This chart shows what tends to happen to markets after a big plunge in the Dow like this

  • Using Kensho, a hedge fund analytics tool, CNBC looked at what happens after the Dow plunges 500 points.
  • This has occurred 17 times in the last 25 years, not including Friday's decline.
  • The findings show benchmark market indexes tend to rebound the next day and the next week following such big drops.
  • Please note past performance does not always equal future returns and if interest rates continue to shoot higher, this sell-off could buck historical trends and keep going.

The stock market plunged after a better-than-expected jobs report sent interest rates higher.

The Dow Jones industrial average dropped 666 points on Friday.

Investors are concerned the Federal Reserve may reduce its monetary stimulus and increase interest rates more aggressively as the economy continues to strengthen.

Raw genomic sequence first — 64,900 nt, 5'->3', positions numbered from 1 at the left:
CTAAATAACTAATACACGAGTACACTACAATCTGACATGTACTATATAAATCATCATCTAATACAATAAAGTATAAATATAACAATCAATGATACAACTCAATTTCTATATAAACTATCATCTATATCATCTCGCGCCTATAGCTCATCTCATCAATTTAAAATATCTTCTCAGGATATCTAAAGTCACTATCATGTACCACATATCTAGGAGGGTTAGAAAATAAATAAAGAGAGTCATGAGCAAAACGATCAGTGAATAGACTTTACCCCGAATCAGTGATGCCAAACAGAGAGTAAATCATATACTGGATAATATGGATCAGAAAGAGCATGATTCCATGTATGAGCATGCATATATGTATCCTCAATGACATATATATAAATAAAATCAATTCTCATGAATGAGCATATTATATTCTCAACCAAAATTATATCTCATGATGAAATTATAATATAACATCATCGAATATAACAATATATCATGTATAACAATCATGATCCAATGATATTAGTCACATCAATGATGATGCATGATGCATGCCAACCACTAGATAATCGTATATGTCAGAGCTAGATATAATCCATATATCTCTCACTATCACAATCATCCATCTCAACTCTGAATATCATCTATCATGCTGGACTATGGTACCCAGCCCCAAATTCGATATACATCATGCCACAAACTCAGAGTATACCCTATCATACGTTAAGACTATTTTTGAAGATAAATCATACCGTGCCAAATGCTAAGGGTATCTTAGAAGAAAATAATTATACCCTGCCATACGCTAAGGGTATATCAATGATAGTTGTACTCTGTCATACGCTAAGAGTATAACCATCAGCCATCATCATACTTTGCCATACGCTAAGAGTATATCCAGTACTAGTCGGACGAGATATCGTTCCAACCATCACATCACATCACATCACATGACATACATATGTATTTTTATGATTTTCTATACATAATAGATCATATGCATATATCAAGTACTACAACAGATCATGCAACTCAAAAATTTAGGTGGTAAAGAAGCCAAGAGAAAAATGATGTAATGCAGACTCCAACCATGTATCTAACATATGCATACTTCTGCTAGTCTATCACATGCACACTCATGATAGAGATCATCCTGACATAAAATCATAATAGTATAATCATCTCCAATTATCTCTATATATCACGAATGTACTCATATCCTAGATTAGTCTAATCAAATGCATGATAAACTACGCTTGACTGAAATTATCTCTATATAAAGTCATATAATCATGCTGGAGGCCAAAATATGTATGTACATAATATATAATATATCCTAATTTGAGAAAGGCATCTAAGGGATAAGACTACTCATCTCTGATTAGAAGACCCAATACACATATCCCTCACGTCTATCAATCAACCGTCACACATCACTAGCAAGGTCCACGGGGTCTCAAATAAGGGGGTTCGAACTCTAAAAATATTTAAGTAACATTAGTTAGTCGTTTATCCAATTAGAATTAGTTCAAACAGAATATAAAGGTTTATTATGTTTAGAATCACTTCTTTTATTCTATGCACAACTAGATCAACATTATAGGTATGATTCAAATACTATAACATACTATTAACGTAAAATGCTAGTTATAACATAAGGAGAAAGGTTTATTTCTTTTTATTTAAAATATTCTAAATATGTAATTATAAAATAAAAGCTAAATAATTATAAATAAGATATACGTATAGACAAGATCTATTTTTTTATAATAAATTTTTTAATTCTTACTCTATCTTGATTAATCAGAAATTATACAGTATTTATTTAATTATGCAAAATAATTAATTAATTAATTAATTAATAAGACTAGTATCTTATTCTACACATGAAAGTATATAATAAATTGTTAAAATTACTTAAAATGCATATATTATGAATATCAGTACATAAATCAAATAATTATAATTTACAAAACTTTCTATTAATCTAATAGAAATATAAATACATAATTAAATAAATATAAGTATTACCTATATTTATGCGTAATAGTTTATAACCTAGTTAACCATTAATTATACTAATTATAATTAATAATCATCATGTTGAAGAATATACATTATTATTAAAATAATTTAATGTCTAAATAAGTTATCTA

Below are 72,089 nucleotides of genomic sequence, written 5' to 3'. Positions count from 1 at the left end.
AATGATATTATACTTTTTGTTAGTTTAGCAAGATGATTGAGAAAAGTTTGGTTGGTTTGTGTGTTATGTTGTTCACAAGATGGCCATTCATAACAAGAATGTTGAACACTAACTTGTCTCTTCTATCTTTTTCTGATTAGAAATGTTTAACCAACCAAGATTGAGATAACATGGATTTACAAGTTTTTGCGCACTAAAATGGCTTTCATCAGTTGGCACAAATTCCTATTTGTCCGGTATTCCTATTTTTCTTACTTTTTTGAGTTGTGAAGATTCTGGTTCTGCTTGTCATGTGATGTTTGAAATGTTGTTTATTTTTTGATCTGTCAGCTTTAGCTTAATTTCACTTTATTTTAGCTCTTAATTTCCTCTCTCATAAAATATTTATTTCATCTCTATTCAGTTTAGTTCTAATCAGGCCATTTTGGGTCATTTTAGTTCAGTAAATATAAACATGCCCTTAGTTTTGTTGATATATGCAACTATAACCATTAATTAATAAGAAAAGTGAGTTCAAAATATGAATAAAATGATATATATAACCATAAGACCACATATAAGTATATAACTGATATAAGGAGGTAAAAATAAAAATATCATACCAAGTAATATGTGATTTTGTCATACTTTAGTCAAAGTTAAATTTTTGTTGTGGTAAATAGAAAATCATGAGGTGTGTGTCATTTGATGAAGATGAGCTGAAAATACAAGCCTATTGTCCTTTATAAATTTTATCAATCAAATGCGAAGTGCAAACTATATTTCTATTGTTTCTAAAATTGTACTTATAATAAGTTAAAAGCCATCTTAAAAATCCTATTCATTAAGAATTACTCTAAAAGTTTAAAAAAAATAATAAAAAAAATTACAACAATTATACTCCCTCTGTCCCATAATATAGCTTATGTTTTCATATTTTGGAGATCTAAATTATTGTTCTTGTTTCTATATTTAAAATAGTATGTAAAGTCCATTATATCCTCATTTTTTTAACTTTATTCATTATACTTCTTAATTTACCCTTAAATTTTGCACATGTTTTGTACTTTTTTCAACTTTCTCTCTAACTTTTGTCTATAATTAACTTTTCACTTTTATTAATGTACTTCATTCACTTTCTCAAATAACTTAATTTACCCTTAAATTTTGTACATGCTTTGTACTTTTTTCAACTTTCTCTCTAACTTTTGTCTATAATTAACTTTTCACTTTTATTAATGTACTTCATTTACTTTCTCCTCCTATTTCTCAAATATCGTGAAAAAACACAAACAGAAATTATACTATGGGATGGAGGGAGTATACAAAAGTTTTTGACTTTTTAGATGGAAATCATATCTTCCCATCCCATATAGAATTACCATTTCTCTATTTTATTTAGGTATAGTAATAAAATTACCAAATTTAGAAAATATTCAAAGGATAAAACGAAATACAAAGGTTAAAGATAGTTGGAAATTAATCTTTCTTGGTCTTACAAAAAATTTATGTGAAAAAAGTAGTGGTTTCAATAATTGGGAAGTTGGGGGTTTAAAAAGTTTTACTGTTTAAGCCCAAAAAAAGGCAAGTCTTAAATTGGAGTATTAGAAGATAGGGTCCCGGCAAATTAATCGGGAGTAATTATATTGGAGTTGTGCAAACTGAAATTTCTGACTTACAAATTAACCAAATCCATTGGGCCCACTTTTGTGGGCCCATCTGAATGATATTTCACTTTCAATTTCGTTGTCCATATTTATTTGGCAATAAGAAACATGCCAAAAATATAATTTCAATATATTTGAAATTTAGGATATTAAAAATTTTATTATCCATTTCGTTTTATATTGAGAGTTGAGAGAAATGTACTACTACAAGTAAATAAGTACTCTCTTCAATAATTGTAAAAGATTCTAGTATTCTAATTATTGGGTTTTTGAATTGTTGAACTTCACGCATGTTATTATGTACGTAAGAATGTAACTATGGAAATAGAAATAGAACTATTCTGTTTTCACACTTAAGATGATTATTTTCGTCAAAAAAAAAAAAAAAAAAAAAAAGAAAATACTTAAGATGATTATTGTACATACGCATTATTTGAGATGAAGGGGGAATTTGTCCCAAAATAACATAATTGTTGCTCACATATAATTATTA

Using Kensho, a hedge fund analytics tool, CNBC looked at what happens after the Dow drops 500 points or more in one day during the past 25 years.

The Dow has declined 500 points or more in one day 17 times since 1993. The findings show benchmark market indexes tend to rally the following trading session after such declines.

The Dow rose 1.5 percent on average the following day in the instances with a 65 percent chance of recovery.

CNBC also looked at the results one week after a big drop and the odds of a rebound increase.

On average, the Dow rallied 2.8 percent in the following week after the decline day, according to Kensho. It was positive more than 70 percent of the time.

CNBC also looked which stocks in the Dow outperformed in the week after the market decline day. Over the last 25 years, these were the names that investors tended to gravitate too.

The screen showed technology stocks did well. Apple and Cisco were the top performers during the following week with gains of more than 5 percent on average.

Please note past performance does not always equal future returns and if interest rates continue to shoot higher, this sell-off could buck historical trends and keep going.

Disclosure: NBCUniversal, parent of CNBC, is a minority investor in Kensho.